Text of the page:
BloodRayne 2 First Look
Rayne is back with a vengeance, curvier and deadlier than ever.
2002's BloodRayne was an action game with bite. We mean that literally--it cast you as a female half-vampire (or "dhampir") named Rayne, who was working with a secret society of do-gooders to fight against the Nazis. It was an interesting premise, for sure, and it will soon be greatly extended in a new follow-up, appropriately titled BloodRayne 2. We recently got a look at the Xbox version of this upcoming sequel and were impressed by the direction developer Terminal Reality is taking with the franchise.
The new BloodRayne is set in the present day, and the dark storyline focuses on a rather sordid familial affair. It seems Rayne's vampire father has had enough of the mortal living, and so he has decided to bring about a "vampire apocalypse" that will effectively free the vampires of the world from their shackles and allow them to gain dominion. He'll do this with a device called "the shroud," which is designed to block out the sun and allow vampires to walk freely outside at any time. Rayne's bad dad has enlisted all of her siblings as generals in the new army he's building to accomplish his diabolical scheme, but she's having none of it. You will, of course, play as Rayne across 10 acts as you try to thwart your father's evil designs and save humanity.
Rayne was all about flexing her vampiric muscle in the last game, and BloodRayne 2 will take the bloody action to grisly new extremes. Rayne's basic fighting skills have gotten a major upgrade, chiefly in the form of a new combo system that will let her evade enemies and dish out attacks of her own by using stylish backflip and dodge maneuvers. You'll be able to attack high, middle, and low this time around; this makes for some interesting (and disturbing) dismemberments, as you can imagine. BloodRayne 2 also has a lock-on mechanic that will help you direct your attacks at the desired enemy, and, interestingly, your attacks will actually differ depending on whether you're locked on or simply fighting freely.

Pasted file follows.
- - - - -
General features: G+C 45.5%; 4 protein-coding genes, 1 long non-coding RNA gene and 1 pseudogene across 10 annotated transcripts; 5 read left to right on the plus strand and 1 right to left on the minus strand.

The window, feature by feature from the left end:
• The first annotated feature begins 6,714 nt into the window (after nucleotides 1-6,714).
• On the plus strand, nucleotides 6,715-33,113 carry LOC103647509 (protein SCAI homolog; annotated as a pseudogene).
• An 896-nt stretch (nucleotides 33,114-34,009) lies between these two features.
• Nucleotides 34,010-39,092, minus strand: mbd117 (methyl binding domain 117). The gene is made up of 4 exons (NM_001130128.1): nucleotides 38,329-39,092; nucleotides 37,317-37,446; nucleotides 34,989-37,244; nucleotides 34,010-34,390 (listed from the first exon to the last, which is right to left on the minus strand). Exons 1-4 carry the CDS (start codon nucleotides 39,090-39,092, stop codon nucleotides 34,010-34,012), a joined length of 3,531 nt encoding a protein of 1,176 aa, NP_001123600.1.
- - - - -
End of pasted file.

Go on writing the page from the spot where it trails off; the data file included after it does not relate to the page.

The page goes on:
In addition to her blades, Rayne will have access to six basic firearm types, each of which will have at least one upgrade level. The original game had you looking for ammo for all of your various guns, but oddly enough, in BloodRayne 2 you'll use blood--always a plentiful resource--to reload your weapons. This frees you up from having to go on periodic ammo hunts, since you'll be feeding on enemies often enough just to restore your health. Speaking of sucking blood, Rayne will be able to chomp down on enemies in a few stylish new ways in the new game, such as when she grabs them from behind and goes for the jugular in an over-the-shoulder fashion.
You won't start the game off with all of your vampiric powers--rather, you'll be able to upgrade Rayne's abilities as you bite and slash your way through the enemy hordes. As you defeat some dhampirs, your combo moves will be enhanced. For instance, after one upgrade you'll be able to fire your weapons in between back handsprings. You'll also have a number of "bloodlust" abilities that you'll gain throughout the game, some of which you may remember from the first game. The aura vision ability, for instance, gives you a bright white view that highlights enemies and special areas, while dilated perception slows down time and lets you get the jump on enemies. A new ability called ghost feed lets Rayne send a ghostly projection of herself flying at an enemy so she can feed on his blood from afar. These new abilities are separated into three levels, and you'll pick them up off and on as you proceed through the game.